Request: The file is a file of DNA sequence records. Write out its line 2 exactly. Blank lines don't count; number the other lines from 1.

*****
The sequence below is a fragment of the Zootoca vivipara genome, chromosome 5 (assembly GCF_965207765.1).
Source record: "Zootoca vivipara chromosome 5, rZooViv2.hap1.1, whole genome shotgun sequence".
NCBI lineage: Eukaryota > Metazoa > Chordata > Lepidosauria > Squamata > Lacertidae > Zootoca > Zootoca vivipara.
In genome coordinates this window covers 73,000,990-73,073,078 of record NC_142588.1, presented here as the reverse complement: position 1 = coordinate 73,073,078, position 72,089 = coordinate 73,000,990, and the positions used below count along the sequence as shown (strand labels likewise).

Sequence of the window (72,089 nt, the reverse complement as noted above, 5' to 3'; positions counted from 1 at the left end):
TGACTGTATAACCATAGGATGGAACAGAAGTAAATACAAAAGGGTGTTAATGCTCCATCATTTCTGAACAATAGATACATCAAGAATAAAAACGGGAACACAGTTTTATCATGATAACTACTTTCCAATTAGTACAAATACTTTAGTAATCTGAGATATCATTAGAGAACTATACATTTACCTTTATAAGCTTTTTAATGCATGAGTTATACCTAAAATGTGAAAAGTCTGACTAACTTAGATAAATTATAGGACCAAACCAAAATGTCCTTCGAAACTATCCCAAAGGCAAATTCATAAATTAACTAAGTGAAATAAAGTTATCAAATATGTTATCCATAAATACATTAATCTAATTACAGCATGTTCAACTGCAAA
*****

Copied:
Source record: "Zootoca vivipara chromosome 5, rZooViv2.hap1.1, whole genome shotgun sequence".